While the rest of the golf industry is in a tailspin, one company has managed to thrive. Using new technology, Topgolf is drawing crowds to its 10 locations in the United States. Topgolf CEO Ken May joins Bill Littlefield to share the company’s secrets.
We look back at the best-selling basketball sneakers of all time and Hall of Famer who gave them their name. No, not Michael Jordan. We’re talking about Chuck Taylor.
Record numbers of Americans are tuning in to watch the 2014 World Cup. FIFA, a soccer video game, may have something to do with it.
Inspired by an interview she produced for Only A Game, Karen Given traveled to Allentown, Pennsylvania to sample the sports, entertainment, and culinary offerings of Minor League Baseball’s Lehigh Valley IronPigs.
Decisions, decisions. The Associated Press is reporting that LeBron James has told the Miami Heat he will opt out of the final two years of his contract and test the free agency market.
From late start times to power shortages, countries are facing challenges — and coming up with creative solutions — to make sure fans at home are able to watch broadcasts of World Cup games.
Turner Field opened in 1997, but the Atlanta Braves are looking to move. Officials in Cobb County, Georgia, approved a $392-million deal for a new stadium. Some residents have complained that the process was too secretive. Deadspin’s Barry Petchesky joins us to explain.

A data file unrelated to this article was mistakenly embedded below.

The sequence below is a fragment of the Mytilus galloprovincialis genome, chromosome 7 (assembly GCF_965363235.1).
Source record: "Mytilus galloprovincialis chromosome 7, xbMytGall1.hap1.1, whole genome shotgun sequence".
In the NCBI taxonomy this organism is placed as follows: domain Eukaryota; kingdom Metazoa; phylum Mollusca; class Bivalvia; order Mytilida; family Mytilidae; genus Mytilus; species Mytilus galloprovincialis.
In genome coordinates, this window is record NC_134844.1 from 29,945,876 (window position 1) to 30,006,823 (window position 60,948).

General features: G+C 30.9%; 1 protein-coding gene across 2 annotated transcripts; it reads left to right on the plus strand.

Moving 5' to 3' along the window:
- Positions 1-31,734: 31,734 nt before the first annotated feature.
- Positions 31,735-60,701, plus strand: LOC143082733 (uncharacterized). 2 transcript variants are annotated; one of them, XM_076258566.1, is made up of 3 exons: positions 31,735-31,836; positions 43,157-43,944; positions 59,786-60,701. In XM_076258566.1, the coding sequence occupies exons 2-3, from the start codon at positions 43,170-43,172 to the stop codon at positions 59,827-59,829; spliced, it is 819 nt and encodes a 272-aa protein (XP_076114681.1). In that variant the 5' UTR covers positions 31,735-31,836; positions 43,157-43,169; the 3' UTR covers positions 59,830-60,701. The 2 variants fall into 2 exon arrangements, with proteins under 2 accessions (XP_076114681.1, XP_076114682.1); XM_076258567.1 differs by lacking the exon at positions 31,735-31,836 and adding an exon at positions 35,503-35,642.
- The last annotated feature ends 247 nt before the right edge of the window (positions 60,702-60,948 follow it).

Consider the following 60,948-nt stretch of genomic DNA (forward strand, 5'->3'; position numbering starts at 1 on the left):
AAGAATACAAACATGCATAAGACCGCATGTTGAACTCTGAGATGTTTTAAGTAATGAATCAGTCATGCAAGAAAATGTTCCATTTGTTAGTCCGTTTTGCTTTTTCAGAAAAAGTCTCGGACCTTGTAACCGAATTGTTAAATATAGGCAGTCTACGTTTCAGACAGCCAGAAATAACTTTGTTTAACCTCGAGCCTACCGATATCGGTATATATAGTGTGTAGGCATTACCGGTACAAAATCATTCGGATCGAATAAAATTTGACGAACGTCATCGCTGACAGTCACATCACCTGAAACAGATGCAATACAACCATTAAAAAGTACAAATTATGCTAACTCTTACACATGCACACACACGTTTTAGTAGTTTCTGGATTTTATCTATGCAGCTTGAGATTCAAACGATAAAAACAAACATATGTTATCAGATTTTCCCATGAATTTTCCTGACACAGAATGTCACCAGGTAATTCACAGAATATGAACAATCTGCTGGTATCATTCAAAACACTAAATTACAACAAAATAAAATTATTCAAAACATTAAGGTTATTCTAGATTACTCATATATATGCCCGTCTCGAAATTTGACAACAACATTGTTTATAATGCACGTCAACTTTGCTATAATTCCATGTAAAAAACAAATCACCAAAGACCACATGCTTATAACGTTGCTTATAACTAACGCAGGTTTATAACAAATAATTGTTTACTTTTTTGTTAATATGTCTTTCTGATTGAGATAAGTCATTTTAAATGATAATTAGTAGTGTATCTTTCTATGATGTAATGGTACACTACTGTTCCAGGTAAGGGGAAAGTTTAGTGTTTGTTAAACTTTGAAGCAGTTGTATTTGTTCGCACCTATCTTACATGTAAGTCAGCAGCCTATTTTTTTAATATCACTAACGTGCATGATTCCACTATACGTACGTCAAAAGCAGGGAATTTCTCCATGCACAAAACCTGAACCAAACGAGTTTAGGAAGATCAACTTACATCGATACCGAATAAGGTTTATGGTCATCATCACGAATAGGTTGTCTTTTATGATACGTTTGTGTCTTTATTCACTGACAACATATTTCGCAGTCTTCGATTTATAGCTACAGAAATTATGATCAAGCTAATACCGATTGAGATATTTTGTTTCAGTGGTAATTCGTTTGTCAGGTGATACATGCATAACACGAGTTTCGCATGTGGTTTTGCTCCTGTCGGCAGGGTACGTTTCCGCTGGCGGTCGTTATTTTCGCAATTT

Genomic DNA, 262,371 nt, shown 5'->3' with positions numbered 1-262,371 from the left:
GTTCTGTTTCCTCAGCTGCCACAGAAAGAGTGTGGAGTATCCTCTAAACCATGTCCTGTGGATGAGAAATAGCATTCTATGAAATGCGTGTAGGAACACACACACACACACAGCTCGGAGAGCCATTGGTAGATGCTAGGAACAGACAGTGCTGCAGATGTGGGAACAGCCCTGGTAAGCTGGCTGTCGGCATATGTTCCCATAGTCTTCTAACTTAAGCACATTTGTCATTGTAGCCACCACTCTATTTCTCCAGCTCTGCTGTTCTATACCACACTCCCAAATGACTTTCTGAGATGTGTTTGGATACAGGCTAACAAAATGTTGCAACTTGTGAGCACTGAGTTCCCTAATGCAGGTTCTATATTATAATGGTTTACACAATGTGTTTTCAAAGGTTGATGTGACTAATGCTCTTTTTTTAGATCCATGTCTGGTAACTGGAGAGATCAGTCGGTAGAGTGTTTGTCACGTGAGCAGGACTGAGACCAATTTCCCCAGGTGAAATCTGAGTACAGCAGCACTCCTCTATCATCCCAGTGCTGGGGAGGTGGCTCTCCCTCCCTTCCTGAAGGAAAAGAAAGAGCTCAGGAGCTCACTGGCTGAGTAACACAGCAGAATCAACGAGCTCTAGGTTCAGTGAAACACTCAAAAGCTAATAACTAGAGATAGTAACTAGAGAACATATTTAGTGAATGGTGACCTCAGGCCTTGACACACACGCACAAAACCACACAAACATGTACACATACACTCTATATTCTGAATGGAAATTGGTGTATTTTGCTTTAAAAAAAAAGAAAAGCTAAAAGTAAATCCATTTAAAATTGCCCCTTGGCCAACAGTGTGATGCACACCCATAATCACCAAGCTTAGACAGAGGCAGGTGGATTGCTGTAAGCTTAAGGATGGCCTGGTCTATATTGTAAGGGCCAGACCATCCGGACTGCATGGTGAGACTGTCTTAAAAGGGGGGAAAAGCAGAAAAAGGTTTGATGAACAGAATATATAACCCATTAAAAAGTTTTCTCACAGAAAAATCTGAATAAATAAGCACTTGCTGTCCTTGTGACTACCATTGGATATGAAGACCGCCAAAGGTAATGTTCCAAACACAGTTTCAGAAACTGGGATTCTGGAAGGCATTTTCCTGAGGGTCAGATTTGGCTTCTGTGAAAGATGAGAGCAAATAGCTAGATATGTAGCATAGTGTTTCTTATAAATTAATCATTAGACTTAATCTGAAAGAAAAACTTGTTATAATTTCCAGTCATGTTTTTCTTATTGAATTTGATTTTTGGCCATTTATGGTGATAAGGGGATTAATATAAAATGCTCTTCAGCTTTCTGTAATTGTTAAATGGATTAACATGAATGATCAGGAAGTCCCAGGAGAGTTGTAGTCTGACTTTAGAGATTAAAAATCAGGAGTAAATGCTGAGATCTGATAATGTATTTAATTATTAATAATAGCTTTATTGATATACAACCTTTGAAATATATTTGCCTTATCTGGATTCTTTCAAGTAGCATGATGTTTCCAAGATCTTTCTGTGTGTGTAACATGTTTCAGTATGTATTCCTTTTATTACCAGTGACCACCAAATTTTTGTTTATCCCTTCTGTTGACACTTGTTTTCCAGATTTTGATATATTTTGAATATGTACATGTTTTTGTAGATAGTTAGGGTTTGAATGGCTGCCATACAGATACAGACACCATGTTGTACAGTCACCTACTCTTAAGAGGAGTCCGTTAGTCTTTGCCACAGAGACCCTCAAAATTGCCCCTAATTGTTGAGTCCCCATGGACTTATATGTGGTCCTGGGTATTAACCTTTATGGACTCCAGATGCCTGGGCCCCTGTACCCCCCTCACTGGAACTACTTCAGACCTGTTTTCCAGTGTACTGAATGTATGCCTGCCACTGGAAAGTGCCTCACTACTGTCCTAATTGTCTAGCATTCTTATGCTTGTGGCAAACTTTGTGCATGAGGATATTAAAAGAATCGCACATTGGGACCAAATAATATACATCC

Miami Heat President Pat Riley has never been involved in a “three-peat” — not even when he coached the Los Angeles Lakers in the 1980s. But that hasn’t stopped him from profiting off the term. With the Heat on the verge of a third straight title, ESPN’s Darren Rovell joins us to explain.
The NCAA has long held the legal right to use student-athletes’ likenesses for profit. But today, some athletes are fighting to be compensated for their work inside and outside of sports. Harvest Public Media’s Jeremy Bernfeld reports from Kansas.
In order to fill rosters — and get more tuition dollars — some Division III colleges are recruiting less-than-heralded high school athletes. Bob Cook, who writes about youth sports for Forbes and is the father of one such athlete, joins Bill Littlefield to explain.